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Canadians are living longer. But this extended lifespan isn’t always a healthy one.

In fact, an increasing number of baby boomers are now living nine to 11 years past the time they’re considered healthy, says RBC Wealth Management. So clients must address the vulnerabilities they face.

Read: Clients don’t understand PoA for personal care: STEP

“Our concerns lie with the growing demographic of Canadians who will no longer be able to manage their own financial affairs due to health issues,” says Tony Maiorino, head of RBC Wealth Management Services.

He adds, “Creating a Power of Attorney (PoA) is a prudent course of action. Appointing the most appropriate person or people to take on the role of attorney is a vital decision.”

Read: Understand PoA requirements

A PoA (Mandate in Anticipation of Incapacity in Quebec) is a legal document whereby one person (the donor) gives one or more persons (an attorney) the authority to act on his behalf, immediately or in the future.

Here are some factors to consider before clients appoint an attorney.

  • Financial acumen: If the person in mind is inexperienced in managing finances, he may not be an ideal choice.
  • Location and ability to travel: An attorney needs to be able to communicate important and timely decisions. Even with the ease of electronic communications, he may have to travel on short notice if an emergency arises.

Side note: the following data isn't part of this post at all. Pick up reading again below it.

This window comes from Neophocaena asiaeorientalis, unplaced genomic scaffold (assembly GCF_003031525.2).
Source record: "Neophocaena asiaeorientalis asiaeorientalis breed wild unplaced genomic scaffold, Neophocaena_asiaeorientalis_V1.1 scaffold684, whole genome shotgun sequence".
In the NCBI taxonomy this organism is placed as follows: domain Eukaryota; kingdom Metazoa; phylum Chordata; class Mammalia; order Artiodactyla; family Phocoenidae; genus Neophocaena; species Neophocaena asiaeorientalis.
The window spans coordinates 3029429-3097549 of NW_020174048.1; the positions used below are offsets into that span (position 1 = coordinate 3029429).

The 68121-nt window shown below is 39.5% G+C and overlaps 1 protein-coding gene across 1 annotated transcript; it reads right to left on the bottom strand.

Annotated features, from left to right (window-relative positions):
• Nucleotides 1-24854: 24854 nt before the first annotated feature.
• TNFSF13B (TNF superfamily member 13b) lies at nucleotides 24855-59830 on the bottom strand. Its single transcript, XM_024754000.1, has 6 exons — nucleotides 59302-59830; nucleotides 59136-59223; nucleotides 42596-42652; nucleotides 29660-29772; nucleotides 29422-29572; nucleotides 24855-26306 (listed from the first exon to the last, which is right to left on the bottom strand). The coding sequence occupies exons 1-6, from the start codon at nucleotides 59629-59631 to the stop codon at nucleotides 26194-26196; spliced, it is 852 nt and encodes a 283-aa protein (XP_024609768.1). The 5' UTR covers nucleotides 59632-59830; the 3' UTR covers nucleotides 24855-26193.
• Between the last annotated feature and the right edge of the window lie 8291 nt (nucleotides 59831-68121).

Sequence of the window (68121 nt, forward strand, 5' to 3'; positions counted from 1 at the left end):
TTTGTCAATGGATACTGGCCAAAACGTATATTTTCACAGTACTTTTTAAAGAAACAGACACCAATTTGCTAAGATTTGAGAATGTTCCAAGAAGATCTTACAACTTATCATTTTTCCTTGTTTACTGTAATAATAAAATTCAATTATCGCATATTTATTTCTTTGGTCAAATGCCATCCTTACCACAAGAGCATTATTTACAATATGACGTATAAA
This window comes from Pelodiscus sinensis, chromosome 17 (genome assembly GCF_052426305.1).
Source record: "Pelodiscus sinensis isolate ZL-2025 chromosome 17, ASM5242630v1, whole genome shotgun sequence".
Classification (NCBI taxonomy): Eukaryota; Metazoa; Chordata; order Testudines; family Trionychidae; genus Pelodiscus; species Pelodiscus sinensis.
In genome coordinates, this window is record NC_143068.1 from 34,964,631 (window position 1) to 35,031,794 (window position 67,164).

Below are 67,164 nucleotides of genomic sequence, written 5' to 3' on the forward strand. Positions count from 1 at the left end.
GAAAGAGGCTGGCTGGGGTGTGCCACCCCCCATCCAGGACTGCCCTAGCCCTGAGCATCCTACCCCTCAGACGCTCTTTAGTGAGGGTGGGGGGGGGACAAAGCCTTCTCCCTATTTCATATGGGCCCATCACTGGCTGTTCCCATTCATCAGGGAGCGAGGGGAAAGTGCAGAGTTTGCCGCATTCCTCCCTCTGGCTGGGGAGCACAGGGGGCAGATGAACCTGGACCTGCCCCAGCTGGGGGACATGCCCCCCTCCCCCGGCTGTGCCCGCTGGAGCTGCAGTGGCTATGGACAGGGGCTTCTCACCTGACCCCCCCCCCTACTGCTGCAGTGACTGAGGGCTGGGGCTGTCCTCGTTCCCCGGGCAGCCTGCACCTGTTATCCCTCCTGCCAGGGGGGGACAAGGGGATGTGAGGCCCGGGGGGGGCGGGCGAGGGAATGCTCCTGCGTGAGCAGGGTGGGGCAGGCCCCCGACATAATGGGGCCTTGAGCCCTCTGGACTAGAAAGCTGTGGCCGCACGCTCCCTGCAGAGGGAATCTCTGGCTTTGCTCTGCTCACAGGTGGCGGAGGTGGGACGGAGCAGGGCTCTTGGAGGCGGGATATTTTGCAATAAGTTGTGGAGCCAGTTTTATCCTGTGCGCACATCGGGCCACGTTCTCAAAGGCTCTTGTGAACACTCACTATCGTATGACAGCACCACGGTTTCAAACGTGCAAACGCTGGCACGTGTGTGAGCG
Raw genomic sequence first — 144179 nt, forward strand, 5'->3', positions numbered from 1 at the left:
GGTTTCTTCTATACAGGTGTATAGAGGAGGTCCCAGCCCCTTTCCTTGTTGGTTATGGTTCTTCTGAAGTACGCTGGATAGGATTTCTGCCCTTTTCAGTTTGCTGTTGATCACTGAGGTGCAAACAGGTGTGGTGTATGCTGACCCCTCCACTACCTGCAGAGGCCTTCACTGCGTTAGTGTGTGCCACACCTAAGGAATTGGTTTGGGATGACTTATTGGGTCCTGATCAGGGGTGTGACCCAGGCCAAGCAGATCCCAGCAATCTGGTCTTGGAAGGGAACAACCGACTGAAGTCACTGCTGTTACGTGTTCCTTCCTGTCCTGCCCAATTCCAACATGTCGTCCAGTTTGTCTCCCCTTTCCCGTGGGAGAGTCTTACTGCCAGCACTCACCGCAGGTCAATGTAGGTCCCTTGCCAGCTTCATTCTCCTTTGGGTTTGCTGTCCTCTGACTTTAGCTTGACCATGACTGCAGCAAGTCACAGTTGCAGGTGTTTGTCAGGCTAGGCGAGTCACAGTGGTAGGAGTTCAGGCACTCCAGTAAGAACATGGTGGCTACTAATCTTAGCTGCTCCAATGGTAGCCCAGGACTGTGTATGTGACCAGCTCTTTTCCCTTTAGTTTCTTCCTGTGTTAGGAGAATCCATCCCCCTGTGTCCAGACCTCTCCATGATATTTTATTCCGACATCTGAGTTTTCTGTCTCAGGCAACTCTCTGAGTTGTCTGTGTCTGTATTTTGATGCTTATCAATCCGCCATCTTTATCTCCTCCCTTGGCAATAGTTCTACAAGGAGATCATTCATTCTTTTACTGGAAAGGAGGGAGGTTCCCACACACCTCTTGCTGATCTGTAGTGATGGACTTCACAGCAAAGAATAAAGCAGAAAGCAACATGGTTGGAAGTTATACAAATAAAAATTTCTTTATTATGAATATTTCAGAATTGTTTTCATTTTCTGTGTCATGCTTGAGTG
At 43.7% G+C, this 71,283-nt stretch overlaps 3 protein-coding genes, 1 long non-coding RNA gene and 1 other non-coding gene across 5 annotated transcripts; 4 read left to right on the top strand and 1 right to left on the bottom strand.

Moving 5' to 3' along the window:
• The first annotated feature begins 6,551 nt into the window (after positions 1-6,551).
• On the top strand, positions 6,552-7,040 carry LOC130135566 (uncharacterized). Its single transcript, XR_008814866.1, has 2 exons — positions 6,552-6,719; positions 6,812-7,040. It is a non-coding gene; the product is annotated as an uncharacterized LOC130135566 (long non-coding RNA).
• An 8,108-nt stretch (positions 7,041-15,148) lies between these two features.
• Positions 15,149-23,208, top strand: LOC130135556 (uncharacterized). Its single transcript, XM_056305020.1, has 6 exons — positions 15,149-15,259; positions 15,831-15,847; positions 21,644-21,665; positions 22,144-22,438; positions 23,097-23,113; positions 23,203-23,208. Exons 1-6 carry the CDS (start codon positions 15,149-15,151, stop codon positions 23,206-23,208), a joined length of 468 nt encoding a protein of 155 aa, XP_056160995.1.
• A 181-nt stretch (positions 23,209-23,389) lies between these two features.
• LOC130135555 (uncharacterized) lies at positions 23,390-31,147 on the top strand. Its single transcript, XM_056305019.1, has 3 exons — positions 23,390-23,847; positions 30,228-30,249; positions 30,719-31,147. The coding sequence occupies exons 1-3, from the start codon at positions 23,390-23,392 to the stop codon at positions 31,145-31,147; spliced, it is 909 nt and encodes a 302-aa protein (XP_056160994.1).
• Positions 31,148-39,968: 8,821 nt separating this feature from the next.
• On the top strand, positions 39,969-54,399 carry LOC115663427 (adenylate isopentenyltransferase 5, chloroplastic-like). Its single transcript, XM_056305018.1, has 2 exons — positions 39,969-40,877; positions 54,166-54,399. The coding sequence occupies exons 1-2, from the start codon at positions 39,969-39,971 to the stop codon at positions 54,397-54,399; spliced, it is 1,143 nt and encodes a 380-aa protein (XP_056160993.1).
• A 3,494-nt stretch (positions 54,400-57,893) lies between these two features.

Read: Cover all bases for clients

  • Age and stage in life: An older person may not be healthy when your client needs him. This person could also be managing a busy career and family and may not have the time to attend to affairs as they’re required.
  • Organizational skills: The attorney will be responsible for the record keeping of your client’s POA, as well as managing his own POA. If he’s managing his own well, there’s a good chance he’ll be equally responsible with your clients.

Read: Elder care: A cautionary tale

  • Emotional bias: If the attorney is a relative, he may have an emotional bias that prevents him from carrying out your client’s wishes, or have challenges when managing the expectations of other family members. Also, he may be in a conflict of interest if the cost of your client’s care will affect his potential inheritance.

Originally published on Advisor.ca

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